Source: Office of Maritime Administration, US Department of Transportation.
The share of open registry ships operated under a “flag of convenience” grew substantially after WWII. They accounted for 5% of world shipping tonnage in 1950, 25% in 1980, 55% in 1995, and 70% in 2017. The usage of a flag of convenience refers to a national beneficial owner choosing to register one or more vessels in another nation in order to avoid higher regulatory and manning costs. This enables three types of advantages for the shipowners:
- Regulation. Under maritime law, the owner is bound to the rules and regulations of the country of registration, which also involves requisitions in a situation of emergency (war, humanitarian crisis, etc.). Being subject to less stringent regulations commonly confers considerable savings in operating costs.
- Registry costs. The state offering a flag of convenience is compensated according to the ship’s tonnage. Registry costs are on average between 30 to 50% lower than those of North America and Western Europe.
- Operating costs. Operating costs for open registry ships are from 12 to 27% lower than traditional registry fleets. Most of the savings are coming from lower manning expenses. Flags of convenience have lower standards in terms of salary and benefits.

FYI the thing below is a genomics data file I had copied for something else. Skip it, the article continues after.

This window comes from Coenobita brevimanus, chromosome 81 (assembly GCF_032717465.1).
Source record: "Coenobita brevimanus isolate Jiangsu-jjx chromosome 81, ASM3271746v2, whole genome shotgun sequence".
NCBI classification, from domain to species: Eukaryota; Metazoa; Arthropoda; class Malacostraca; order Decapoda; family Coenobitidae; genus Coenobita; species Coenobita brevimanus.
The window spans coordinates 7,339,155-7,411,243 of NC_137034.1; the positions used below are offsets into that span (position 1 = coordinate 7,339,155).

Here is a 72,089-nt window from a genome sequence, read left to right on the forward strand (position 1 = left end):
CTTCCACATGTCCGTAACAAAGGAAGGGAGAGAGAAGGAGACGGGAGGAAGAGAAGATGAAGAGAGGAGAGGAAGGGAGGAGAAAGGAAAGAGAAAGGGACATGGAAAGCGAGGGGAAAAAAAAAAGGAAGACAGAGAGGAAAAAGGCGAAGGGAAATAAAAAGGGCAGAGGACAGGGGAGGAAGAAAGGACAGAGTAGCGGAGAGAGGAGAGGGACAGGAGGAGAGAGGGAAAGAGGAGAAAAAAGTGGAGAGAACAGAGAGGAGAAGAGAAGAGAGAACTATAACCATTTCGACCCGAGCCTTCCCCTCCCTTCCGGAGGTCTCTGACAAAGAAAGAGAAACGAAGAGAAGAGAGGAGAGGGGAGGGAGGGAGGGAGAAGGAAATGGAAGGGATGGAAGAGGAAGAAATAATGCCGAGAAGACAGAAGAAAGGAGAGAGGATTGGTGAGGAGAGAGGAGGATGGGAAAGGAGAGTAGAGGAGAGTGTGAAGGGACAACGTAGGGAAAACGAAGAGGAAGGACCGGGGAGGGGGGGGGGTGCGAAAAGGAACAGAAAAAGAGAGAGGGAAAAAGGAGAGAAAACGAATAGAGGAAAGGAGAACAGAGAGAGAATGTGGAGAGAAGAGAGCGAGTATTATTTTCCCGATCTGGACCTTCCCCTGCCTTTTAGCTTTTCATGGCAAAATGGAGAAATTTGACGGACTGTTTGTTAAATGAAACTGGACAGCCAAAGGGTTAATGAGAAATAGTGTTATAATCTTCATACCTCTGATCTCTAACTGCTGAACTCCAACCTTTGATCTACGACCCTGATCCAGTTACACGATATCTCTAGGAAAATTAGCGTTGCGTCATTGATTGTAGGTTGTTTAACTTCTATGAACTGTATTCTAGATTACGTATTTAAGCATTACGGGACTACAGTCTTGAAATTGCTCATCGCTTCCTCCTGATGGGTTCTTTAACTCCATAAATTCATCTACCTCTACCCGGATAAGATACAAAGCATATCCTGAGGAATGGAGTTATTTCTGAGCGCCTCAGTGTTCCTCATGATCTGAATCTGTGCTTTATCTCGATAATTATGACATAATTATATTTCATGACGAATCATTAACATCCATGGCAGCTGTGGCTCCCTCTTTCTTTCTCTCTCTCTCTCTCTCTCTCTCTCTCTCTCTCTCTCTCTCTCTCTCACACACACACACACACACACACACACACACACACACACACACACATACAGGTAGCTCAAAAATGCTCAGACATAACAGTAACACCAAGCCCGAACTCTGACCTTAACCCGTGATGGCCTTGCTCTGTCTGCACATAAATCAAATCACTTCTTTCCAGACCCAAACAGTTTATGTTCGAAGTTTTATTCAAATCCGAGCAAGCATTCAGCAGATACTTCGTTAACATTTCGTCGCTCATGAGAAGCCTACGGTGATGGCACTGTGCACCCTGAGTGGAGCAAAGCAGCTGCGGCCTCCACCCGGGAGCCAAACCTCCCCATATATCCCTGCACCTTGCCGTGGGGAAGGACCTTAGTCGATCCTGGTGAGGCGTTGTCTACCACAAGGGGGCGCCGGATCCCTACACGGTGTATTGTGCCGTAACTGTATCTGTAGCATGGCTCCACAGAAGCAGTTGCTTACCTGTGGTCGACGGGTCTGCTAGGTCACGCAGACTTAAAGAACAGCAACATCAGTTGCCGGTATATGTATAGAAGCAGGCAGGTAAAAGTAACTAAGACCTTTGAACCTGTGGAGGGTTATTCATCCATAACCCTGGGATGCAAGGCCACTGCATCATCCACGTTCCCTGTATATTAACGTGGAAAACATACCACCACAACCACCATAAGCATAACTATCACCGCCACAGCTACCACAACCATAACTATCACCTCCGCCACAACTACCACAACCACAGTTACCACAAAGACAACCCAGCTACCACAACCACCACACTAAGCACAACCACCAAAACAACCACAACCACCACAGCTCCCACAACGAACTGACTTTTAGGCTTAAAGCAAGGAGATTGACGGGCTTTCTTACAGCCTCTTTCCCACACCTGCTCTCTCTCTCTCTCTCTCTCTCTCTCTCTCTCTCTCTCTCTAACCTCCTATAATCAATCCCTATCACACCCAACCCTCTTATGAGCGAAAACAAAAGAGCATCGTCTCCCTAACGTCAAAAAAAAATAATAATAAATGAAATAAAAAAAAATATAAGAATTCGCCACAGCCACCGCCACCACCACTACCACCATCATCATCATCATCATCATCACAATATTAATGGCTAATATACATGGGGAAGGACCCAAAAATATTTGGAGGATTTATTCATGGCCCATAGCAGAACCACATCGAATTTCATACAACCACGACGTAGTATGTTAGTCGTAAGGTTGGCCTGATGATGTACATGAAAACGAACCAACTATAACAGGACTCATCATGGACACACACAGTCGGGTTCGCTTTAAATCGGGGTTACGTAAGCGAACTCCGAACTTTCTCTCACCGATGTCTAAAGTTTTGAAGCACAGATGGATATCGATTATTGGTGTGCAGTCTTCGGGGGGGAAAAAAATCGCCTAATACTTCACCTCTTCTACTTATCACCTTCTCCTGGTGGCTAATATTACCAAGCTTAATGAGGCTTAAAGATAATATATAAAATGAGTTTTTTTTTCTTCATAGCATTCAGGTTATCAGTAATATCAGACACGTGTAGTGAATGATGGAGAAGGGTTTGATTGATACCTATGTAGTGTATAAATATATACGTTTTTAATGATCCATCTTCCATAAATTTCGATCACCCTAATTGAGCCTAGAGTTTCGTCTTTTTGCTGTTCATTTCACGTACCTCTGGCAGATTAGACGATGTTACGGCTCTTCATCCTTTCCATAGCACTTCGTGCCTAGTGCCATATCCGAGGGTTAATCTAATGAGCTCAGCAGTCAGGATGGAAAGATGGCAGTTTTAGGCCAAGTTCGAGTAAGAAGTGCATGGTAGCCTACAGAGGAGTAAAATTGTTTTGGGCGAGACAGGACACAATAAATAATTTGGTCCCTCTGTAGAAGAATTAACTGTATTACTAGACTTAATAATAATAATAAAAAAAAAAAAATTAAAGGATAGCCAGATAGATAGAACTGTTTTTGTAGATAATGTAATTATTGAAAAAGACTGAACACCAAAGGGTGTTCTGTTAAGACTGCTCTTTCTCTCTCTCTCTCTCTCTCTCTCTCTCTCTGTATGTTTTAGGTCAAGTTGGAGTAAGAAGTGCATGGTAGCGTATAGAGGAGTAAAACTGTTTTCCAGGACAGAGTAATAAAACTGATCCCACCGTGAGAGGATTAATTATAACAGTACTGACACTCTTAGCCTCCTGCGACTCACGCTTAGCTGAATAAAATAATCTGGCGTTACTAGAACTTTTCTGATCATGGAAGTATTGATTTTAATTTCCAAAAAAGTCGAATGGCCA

The countries having the largest registered fleets are offering flags of convenience (Panama, Liberia, Marshall Islands, Greece, Malta, Cyprus, and the Bahamas) and have lax regulations. The ship registry is a source of additional income for these governments; even the landlocked country of Mongolia is offering ship registry services. Still, ship registries have to abide by international standards, which are getting increasingly more stringent. Therefore, the regulatory arbitrage of registries is becoming less relevant. Many open flag registry countries have developed an expertise in the governance of registry regulations, implying an effective oversight of the involved regulations and recognized standards for ships registered under their flag.